Metastasis is the process by which cancer spreads from its primary location.
Parsortix was used to capture and assess circulating tumour cells (CTCs) – the tiny tell-tale signs of cancer. Researchers at the University of Texas MD Anderson Cancer Center then used a new technique called transmembrane receptor dynamics to distinguish between invasive cancer cells and less-invasive cells.
Being able to make such a distinction would allow doctors to offer more personalised treatments to patients.
The latest work by the team at the MD Anderson Cancer Center was published in the prestigious academic journal Nature.
"This study is the 19th peer-reviewed publication by a leading independent cancer centre demonstrating successful use of ANGLE's world leading Parsortix CTC system,” said the company’ chief executive, Andrew Newland.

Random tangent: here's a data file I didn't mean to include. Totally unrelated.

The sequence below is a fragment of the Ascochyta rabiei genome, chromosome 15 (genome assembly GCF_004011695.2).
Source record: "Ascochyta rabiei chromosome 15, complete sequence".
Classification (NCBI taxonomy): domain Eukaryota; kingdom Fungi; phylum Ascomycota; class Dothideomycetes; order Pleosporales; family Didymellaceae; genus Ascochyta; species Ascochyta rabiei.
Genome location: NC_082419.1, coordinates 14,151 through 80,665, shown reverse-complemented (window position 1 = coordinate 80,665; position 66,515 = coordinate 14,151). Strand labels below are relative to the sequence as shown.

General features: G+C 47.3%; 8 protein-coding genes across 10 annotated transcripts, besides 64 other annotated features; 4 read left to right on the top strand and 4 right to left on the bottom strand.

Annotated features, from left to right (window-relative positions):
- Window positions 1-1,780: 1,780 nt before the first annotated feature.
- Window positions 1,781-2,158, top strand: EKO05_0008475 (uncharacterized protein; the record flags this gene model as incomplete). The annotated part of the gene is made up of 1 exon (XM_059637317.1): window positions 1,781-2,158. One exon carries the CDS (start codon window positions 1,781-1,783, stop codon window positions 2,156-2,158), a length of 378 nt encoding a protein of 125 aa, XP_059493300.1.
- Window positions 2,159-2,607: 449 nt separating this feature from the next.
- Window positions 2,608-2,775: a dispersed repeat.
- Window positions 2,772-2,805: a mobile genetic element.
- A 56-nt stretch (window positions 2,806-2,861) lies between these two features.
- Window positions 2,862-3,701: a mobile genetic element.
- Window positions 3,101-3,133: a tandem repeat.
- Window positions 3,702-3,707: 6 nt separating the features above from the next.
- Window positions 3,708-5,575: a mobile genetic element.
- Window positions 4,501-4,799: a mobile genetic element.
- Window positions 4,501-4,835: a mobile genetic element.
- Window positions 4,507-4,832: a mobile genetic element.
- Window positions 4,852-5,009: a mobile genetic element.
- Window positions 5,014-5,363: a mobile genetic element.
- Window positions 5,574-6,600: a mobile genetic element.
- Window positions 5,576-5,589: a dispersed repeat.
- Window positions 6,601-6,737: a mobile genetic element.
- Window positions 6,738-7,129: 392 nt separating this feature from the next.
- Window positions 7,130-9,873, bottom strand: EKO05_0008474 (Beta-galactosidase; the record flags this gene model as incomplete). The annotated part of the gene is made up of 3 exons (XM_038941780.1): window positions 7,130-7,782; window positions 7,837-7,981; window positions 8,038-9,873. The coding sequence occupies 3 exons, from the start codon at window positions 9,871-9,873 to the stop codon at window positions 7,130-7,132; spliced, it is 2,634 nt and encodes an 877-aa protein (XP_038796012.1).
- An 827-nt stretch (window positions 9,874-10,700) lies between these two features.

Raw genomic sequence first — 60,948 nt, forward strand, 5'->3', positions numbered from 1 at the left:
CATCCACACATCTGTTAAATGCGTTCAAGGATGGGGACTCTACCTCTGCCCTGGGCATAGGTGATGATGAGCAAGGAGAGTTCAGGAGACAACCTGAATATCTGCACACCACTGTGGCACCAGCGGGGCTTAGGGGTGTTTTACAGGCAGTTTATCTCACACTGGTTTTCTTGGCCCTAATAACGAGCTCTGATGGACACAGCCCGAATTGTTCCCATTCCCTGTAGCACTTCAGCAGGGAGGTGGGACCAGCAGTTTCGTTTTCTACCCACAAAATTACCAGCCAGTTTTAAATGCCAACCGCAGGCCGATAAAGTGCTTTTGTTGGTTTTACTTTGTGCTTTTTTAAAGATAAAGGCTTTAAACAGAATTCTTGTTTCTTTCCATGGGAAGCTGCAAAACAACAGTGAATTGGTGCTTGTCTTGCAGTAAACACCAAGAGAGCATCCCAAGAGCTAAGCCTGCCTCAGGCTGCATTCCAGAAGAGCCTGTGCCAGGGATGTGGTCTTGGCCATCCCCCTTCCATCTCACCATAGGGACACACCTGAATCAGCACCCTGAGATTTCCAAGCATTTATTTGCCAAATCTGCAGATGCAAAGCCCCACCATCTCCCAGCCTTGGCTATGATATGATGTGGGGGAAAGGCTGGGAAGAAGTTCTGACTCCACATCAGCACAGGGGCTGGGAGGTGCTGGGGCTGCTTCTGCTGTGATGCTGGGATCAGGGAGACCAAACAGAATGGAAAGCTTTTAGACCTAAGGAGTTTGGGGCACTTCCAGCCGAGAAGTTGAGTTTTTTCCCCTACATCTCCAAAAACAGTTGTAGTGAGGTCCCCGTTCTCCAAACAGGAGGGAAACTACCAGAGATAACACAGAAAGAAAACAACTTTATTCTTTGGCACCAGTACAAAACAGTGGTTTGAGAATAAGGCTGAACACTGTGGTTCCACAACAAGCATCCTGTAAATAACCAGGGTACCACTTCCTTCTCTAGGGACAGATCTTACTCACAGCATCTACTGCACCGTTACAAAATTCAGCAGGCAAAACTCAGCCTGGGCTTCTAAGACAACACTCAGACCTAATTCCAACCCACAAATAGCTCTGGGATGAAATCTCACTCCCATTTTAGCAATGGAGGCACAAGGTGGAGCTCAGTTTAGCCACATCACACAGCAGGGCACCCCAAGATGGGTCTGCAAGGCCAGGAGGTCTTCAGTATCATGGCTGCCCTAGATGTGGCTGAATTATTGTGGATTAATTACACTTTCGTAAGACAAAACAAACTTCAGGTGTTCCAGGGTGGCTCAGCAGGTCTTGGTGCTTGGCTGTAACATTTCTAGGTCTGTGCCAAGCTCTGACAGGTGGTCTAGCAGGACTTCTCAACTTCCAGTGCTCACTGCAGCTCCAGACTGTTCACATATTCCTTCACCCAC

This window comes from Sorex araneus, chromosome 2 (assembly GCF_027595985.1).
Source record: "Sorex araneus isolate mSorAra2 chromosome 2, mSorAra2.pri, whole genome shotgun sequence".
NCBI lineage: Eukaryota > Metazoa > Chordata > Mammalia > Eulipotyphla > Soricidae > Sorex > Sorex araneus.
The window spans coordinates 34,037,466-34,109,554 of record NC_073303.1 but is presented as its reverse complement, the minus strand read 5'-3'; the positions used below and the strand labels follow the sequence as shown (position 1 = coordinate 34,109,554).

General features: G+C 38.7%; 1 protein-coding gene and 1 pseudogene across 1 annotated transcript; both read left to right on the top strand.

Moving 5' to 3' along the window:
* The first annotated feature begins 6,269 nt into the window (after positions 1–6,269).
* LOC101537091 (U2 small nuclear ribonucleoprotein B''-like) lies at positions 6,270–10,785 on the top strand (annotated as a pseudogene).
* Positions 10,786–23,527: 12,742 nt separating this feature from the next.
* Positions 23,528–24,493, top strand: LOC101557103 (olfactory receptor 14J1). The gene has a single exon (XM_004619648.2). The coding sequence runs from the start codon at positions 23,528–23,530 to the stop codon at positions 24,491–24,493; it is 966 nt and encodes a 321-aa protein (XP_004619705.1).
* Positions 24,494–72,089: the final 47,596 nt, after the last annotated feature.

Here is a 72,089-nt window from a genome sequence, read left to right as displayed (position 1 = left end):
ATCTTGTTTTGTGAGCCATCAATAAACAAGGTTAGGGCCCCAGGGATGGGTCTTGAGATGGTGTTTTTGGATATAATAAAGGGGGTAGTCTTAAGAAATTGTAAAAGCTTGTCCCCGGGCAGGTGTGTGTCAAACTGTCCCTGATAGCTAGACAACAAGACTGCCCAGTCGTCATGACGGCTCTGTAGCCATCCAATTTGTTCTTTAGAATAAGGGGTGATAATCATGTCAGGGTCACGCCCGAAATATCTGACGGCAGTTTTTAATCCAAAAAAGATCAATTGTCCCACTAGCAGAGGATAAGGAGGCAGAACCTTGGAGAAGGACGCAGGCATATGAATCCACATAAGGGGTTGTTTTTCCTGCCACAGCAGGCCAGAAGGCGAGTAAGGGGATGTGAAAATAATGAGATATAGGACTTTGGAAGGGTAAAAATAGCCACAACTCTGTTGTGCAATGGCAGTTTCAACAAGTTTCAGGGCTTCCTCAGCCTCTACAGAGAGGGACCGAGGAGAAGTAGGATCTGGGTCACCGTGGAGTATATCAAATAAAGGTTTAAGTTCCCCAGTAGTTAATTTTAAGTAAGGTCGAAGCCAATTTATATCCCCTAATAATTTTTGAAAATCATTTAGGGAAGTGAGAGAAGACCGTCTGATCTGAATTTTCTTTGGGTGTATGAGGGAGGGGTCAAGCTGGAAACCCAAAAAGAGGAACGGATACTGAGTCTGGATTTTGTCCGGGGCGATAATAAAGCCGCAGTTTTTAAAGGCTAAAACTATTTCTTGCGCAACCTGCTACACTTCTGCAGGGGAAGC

“We are pleased to see new applications of the system being developed by independent users of Parsortix, all of which add to the body of evidence and generate new commercial opportunities."
Broker finnCap said the peer-reviewed article provided “further independent endorsement of the utility of Parsortix”.
The shares were trading 7.5p higher at 76p.
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